looking fresh!


Three years ago when Jordan and I started this blog, we never thought we’d to keep it up this long. Like several previous blogging attempts, I fully expected it to fizzle out after a few months. But somehow, cooking and sharing our stories here has really stuck. Because of this blog, I’ve become a much better cook, a more adventurous eater, a better photographer and a better writer too. I couldn’t be happier than when my tiny apartment kitchen is full of friends and food, leaving me with stories and recipes to share.

Because it seems like this blogging thing might stick around for a while, I decided to try my hand at a redesign. We hadn’t changed anything about the blog since we started it a few years ago and it was time. Now here we are with a new logo, cleaner design, and mobile optimized! With any luck, an updated recipe index will soon follow. If there’s something new you’d like to see, here’s your chance to let us know.

And lastly, a huge thanks to you for reading and commenting and cooking our recipes. It means the world to me.



zucchini banana bread

This is what you make when you have bananas going bad on your counter and zucchini lingering in your refrigerator, but not enough of either to make its own cake. Adapted very liberally from the Tartine Bakery cookbook, this breakfast bread turned out surprisingly well. It is balanced, not overly sweet and the flavors got along with one another just fine.

Zucchini Banana Bread 
1 cup plus 2 tablespoons all-purpose flour
2 tablespoons cornstarch
1 teaspoon cinnamon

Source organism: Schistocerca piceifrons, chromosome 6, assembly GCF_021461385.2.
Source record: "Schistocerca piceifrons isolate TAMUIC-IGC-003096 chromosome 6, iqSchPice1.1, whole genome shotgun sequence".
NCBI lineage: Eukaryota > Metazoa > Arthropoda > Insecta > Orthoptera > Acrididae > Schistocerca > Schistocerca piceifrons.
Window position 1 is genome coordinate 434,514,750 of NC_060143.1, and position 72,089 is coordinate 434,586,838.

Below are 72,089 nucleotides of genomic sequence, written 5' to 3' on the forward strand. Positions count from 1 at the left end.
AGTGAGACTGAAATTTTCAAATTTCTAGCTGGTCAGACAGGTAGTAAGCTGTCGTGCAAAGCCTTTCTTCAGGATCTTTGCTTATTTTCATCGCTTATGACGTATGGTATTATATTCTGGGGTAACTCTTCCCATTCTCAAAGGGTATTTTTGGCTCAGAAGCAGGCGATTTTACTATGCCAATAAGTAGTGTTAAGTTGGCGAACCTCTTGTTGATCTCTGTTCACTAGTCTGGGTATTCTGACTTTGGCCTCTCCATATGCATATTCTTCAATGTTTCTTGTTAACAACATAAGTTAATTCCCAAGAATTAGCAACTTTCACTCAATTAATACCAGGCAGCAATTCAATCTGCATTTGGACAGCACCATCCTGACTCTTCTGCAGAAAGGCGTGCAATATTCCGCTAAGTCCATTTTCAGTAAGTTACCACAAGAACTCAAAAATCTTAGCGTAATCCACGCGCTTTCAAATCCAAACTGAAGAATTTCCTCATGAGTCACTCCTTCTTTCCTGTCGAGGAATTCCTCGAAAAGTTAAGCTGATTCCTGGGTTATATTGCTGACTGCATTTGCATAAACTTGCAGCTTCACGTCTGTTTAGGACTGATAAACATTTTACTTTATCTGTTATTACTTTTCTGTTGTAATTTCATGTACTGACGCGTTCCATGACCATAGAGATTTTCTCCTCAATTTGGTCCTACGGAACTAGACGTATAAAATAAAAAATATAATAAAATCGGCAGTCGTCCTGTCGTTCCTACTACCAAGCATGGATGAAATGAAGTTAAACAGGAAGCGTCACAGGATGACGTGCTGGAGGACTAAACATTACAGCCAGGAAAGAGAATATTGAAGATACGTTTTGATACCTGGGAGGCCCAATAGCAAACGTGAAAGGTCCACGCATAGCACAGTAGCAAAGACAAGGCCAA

2 teaspoons baking powder
1 teaspoon baking soda
2 very ripe bananas
2 large eggs
1 1/1 teaspoons vanilla extract
1/2 teaspoon salt
6 tablespoons butter, softened
3/4 cup sugar
1 1/2 cups shredded zucchini
1 cup walnuts or pecans, chopped

Preheat the oven to 325 degrees. Butter and flour a loaf pan. In a medium bowl, combine flour, cornstarch, cinnamon, baking powder, and baking soda.

In another bowl, mash the bananas. Combine with eggs, vanilla and salt and stir.

In the bowl of a mixture, beat the butter and sugar until light and fluffy. Add the banana mixture. Scrape down the bowl and then add the zucchini and walnuts. Mix until combined. Fold in the flour mixture and pour into a loaf pan.

Sprinkle the batter with 2 tablespoons of sugar for a crunchy top crust. Bake about one hour, until a toothpick inserted into the center comes out clean.



homemade vanilla extract

I’m sure it won’t surprise you that we go through a lot of vanilla extract. And that stuff, especially the good stuff with a strong vanilla flavor and no added sugar, isn’t cheap. After some research, I was amazed to find just how easy it is to make your own – just two ingredients, a glass jar and a little waiting.

Homemade Vanilla Extract
3 vanilla beans, split lengthwise and scraped (I used Tahitian beans from Beanilla. I buy my beans online for a much better price than at the grocery store.)
1 cup vodka

Split and scrape the vanilla beans. Place them in a glass jar. Pour in the vodka. Submerge the beans and give it a good shake. Place it in a cool, dark place and let it infuse for at least 2 months, shaking it occasionally. After two months, your vanilla extract is ready to use and you can bake your heart content. How easy is that?!?